Mom wants kids to help carry on seed-sav­ing tradition

The Palm Beach Post - Residences - - Treasure Coast / North - Jef­frugg

Ques­tion: When I was a kid, my mom and the neigh­bor ladies would gather seeds from marigolds and other plants. They spent the af­ter­noon do­ing some­thing to them; then, in the spring, they re­planted them with great suc­cess. I want to do that with my daugh­ters. What do I need to do?

An­swer: If you know of a plant that you want to save, there are a few things to do. First, wait un­til the seeds are ma­ture, and pick only healthy-look­ing seed heads or fruit.

In the fall, al­most all seeds are ready to be saved if they are still on the plant. Ear­lier in the sea­son, you might want to tie a pa­per bag or a ny­lon stock­ing over the end of the plant to col­lect the seeds be­fore they fall off or blow away.

Next, clean as much chaff off the seeds as pos­si­ble. This is what your mom and friends were do­ing all af­ter­noon. Chaff hides in­sects and their eggs. It also might be moist, which will en­cour­age fun­gal dis­ease or cause the seeds to rot dur­ing stor­age.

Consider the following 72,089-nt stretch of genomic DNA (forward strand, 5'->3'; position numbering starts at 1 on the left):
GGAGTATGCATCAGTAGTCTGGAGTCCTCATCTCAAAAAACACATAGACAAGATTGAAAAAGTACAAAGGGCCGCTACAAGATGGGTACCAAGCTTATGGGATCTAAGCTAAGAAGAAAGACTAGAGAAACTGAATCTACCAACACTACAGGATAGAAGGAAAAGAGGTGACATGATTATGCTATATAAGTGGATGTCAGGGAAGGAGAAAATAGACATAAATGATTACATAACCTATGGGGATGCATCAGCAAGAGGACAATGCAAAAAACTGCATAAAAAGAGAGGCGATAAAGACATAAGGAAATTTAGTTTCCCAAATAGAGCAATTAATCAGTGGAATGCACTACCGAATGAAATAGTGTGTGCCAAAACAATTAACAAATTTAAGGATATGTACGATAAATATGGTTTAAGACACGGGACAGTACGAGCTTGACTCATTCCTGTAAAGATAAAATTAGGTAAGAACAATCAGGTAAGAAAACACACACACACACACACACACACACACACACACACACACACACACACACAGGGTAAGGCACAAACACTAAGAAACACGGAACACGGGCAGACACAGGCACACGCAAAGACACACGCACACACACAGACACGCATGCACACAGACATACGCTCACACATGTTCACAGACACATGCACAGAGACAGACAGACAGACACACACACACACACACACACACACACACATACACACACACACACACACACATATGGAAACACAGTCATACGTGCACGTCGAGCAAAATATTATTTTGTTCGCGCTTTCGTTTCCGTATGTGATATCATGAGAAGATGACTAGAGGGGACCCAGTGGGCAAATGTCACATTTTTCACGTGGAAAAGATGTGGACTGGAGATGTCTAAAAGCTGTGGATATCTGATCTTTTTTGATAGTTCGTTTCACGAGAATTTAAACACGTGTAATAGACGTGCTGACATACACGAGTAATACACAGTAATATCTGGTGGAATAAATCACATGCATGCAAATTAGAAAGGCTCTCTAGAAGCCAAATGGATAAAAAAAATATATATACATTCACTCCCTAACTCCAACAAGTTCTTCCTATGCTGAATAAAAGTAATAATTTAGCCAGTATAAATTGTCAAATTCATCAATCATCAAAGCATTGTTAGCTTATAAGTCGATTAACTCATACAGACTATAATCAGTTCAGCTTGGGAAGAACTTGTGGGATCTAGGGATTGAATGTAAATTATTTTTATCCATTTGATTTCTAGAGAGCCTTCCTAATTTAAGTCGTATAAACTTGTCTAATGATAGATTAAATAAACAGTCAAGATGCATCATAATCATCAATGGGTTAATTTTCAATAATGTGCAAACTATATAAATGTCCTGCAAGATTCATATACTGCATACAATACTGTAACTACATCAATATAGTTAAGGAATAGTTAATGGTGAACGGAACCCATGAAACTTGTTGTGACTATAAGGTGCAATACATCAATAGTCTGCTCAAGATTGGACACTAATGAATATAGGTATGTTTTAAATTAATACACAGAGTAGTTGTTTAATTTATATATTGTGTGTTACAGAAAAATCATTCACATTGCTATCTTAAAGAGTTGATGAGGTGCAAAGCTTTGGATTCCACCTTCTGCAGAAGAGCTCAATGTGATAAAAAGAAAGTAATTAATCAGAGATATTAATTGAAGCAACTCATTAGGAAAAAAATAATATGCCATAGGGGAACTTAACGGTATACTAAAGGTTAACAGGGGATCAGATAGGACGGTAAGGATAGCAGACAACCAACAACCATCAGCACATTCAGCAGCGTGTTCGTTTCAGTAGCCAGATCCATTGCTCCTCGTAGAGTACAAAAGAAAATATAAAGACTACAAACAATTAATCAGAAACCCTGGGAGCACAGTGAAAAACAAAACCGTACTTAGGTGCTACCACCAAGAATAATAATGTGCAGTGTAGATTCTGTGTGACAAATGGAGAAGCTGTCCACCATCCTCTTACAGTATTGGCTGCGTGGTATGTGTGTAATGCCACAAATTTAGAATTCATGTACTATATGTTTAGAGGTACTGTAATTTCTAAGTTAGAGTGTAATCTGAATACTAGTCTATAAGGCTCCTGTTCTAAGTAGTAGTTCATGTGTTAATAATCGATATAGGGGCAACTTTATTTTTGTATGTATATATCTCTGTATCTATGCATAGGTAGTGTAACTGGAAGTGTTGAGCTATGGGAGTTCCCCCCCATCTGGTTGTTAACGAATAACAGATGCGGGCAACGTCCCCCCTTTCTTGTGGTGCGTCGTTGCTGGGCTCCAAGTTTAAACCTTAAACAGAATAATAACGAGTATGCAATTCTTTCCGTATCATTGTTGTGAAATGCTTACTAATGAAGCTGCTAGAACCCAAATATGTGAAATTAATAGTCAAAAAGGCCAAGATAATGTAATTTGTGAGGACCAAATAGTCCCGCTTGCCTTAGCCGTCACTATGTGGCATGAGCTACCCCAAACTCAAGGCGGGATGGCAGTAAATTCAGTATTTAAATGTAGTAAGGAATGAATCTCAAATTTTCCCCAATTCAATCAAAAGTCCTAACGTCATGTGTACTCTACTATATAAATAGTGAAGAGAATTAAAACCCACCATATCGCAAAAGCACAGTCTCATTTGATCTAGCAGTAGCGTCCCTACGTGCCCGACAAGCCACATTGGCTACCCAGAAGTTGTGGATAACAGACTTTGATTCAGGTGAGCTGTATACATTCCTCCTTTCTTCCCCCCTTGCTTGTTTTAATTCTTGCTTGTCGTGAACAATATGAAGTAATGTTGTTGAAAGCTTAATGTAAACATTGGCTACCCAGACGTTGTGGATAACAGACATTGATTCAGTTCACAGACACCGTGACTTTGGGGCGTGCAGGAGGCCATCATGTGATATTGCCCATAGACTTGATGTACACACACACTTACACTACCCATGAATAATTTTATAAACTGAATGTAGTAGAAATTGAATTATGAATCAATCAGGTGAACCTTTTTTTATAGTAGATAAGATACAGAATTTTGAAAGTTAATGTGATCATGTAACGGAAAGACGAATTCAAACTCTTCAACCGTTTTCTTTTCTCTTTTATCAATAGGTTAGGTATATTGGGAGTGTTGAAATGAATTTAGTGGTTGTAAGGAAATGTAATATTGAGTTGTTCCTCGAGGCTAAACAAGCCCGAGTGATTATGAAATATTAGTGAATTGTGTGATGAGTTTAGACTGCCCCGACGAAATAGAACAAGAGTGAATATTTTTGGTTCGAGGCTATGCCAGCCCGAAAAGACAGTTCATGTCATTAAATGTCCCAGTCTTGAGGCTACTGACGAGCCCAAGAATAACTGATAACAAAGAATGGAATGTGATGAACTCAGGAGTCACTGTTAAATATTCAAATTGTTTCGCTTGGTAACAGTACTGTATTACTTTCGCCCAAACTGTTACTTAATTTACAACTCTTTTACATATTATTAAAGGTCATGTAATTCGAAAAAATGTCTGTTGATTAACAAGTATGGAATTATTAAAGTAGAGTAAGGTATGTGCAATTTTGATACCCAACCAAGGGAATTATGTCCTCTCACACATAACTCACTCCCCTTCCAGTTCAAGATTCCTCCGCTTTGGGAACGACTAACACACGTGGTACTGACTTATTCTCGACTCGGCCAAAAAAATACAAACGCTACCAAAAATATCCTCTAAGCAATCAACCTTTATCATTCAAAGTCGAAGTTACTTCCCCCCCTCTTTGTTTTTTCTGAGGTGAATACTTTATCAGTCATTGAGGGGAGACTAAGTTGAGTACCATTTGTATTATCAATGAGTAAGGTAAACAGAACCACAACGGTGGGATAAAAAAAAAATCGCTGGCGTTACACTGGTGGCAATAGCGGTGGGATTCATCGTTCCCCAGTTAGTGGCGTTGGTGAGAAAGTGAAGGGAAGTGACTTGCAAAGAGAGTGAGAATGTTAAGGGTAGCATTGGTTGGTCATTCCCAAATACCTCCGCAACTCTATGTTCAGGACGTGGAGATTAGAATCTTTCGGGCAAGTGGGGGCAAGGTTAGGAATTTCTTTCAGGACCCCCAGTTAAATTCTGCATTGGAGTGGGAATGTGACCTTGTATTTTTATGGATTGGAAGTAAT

If you col­lected berries or other fruits, like to­ma­toes or cu­cum­bers, you will need to get the seeds out of the “gooey stuff ” (a tech­ni­cal term used by botanists) be­fore let­ting the seeds dry out.

Save and store only clean, dried seeds. Place them in a cool, dry lo­ca­tion in pa­per bags, not plas­tic. Plas­tic bags re­tain too much mois­ture, which helps fun­gal dis­eases grow.

La­bel the bags! You will for­get what seed is in what bag, and other peo­ple might throw them away if they are not la­beled. The la­bel needs to state the kind of seed, with as much de­tail for the name as you know.

The la­bel also needs to list the lo­ca­tion and date they were gath­ered. Know­ing how old the seeds are will be use­ful in the fu­ture. Seeds slowly grow while stored, and they even­tu­ally die if not planted. Some seeds can last for many years, while oth­ers should be planted the fol­low­ing spring.

Most seeds should be stored in a cool, dry lo­ca­tion. The veg­etable drawer of your re­frig­er­a­tor is a good place for them. The pa­per bags of seeds can be stored in air­tight con­tain­ers in the drawer.

An­other stor­age tech­nique (that is more or­ga­nized) is to use one of the three sizes of Seed Keep­ers found on seed­keeper com­pany.com.

File your seed packs be­hind A-Z di­viders that keep the packs up­right, so thy­don’t spill.

Other seed-sav­ing prod­ucts on the web­site in­clude glas­sine en­velopes and la­bels. Glas­sine is a very thin, smooth pa­per that is air- and wa­ter­re­sis­tant.

— cour­tesy Creators.com

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